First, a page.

Schneider Q3 Profit Slumps, Misses Analyst Expectations

‘Most Challenging Phase’ of Freight Recession Took a Toll; Q4 Unlikely to be Better
Schneider intermodal
Schneider's Intermodal revenues, excluding fuel surcharges, totaled $263 million, a decrease of 21% compared with $334.7 million a year earlier. (Schneider)

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Profits at Schneider in the third quarter of 2023 slumped 72% year-over-year in what the company believes was the most challenging phase of the ongoing freight recession, including steep fuel price hikes.

The truckload and intermodal carrier posted net income of $35.6 million or diluted earnings per share of 20 cents in Q3, compared with $125.8 million, 70 cents, in the same period a year earlier, the company said Nov. 2.

Green Bay, Wis.-based Schneider posted operating revenue of $1.352 billion in the most recent quarter, a 19% decline compared with $1.675 billion in the year-ago period.

Schneider fell short of consensus analyst expectations. Analysts expected EPS of 38 cents and revenue totaling $1.4 billion, according to Zacks Equity Research.

As a result of the weak freight environment, Schneider cut its full-year earnings guidance. The company’s full-year 2023 adjusted diluted EPS is now $1.40-$1.45, versus $1.75-$1.90 previously.


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“Our second-half 2023 earnings are clearly challenged by ongoing pricing pressures, muted seasonality and transitory cost items,” Chief Financial Officer Darrell Campbell said in the company’s earnings statement.

“We are intently focused on margin restoration, particularly in our network businesses, which includes the proactive execution of pricing strategies and positioning our enterprise for improving market conditions, which we expect to materialize in the first half of 2024,” he added.

In response to the cut in guidance, JPMorgan Chase & Co. analyst Brian Ossenbeck said, “The negative revisions are consistent with our theme from the year that the 2023 earnings trough would be deeper than expected, but the magnitude of the decline has been surprising.”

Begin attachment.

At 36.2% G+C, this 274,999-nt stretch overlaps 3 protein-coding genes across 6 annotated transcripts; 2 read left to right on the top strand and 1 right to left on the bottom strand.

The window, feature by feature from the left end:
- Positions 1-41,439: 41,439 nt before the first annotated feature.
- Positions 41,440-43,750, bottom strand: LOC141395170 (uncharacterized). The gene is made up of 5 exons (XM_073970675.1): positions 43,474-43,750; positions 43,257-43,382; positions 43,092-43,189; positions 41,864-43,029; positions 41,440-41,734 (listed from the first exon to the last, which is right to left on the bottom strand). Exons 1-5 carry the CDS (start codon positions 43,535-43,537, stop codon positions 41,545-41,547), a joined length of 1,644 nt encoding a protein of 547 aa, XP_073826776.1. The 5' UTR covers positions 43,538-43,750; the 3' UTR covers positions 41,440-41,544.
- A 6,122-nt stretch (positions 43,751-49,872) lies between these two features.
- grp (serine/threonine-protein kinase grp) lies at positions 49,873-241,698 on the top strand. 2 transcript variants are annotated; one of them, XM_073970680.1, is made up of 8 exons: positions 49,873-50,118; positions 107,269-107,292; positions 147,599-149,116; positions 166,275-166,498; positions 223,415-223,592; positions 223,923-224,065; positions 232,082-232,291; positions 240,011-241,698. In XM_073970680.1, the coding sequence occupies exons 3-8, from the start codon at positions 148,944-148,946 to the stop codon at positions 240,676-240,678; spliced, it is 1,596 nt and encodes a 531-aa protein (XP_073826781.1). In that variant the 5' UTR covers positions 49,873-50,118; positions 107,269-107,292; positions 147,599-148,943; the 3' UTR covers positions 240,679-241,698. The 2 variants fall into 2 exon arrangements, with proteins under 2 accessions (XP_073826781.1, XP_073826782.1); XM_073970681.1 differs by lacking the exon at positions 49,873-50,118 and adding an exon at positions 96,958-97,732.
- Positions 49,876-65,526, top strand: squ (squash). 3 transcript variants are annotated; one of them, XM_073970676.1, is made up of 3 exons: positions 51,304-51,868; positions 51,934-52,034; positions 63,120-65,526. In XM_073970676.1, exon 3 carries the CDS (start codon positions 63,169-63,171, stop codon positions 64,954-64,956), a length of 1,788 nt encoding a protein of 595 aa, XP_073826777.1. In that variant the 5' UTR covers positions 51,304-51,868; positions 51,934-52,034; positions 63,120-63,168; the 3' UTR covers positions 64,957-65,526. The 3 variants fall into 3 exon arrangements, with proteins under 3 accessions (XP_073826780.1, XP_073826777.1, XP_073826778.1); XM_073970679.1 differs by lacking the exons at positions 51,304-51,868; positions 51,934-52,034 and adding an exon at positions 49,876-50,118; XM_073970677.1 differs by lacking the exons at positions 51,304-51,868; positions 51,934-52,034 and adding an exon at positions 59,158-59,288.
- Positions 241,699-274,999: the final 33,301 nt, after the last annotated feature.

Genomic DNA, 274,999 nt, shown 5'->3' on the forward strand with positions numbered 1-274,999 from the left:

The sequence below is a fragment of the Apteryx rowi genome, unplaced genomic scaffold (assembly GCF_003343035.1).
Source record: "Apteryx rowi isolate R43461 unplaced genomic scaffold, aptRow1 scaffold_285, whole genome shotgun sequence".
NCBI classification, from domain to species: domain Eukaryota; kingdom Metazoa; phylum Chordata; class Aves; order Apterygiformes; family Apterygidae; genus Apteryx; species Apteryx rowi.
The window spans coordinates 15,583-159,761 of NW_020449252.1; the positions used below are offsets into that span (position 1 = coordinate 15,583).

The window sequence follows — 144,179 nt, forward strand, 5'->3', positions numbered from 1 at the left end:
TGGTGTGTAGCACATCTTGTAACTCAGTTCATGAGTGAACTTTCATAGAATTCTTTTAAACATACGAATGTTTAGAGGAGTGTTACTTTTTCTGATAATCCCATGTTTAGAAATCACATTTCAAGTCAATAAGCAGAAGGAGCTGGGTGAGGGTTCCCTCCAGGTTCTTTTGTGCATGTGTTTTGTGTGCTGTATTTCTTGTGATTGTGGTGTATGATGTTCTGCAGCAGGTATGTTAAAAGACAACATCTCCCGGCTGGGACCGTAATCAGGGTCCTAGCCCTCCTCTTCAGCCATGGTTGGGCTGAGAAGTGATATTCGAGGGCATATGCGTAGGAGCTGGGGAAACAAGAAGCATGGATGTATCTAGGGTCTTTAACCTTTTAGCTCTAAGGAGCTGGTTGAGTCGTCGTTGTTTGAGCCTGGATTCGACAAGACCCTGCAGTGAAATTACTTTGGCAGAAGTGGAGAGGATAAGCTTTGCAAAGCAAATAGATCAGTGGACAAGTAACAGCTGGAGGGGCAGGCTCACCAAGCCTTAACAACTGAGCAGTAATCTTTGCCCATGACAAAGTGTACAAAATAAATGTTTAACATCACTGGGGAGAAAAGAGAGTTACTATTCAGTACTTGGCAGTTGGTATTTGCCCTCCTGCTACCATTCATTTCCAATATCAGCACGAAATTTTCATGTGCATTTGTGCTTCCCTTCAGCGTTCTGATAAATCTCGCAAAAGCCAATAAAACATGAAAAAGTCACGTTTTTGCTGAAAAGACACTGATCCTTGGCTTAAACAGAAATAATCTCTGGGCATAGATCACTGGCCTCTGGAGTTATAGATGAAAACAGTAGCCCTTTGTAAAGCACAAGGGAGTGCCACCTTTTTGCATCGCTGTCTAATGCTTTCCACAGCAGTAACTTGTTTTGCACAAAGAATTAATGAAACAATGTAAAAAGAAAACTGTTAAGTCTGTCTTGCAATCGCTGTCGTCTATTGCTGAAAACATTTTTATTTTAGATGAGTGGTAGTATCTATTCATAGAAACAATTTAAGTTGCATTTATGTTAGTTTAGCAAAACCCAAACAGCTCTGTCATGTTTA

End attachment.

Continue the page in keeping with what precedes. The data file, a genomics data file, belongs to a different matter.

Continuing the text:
The company’s share price slumped after the Q3 results were released. The stock was quoted at $25.36 when trading closed Nov. 1 but closed just above $22 a share Nov. 2. The share price was little changed in the first couple of hours of Nov. 3.

Schneider ranks No. 8 on the Transport Topics Top 100 list of the largest for-hire carriers in North America and No. 20 on the Transport Topics Top 100 list of the largest logistics companies.

Schneider’s largest division is its truckload operation, which is divided into two units: Dedicated, which involves transportation services with equipment devoted to customers under long-term contracts, and Network, or transportation services for one-way shipments.

Truckload revenues, excluding fuel surcharges, totaled $535.3 million in the third quarter, a decrease of 6% compared with $571.2 million in the same quarter in 2022.

The decline was driven by unfavorable pricing for Network activities, which was partially offset by the impact of organic Dedicated growth and revenues from newly acquired M&M Transport, the company said. The impact of productivity improvements were more than offset by pricing declines, Schneider added.

Truckload revenue per truck per week was $3,909, a year-over-year decrease of 6% compared with $4,178. Revenue per truck per week for the company’s Network operations decreased 16% year-over-year to $3,795, while revenue per truck per week at the Dedicated unit increased 2% to $3,986.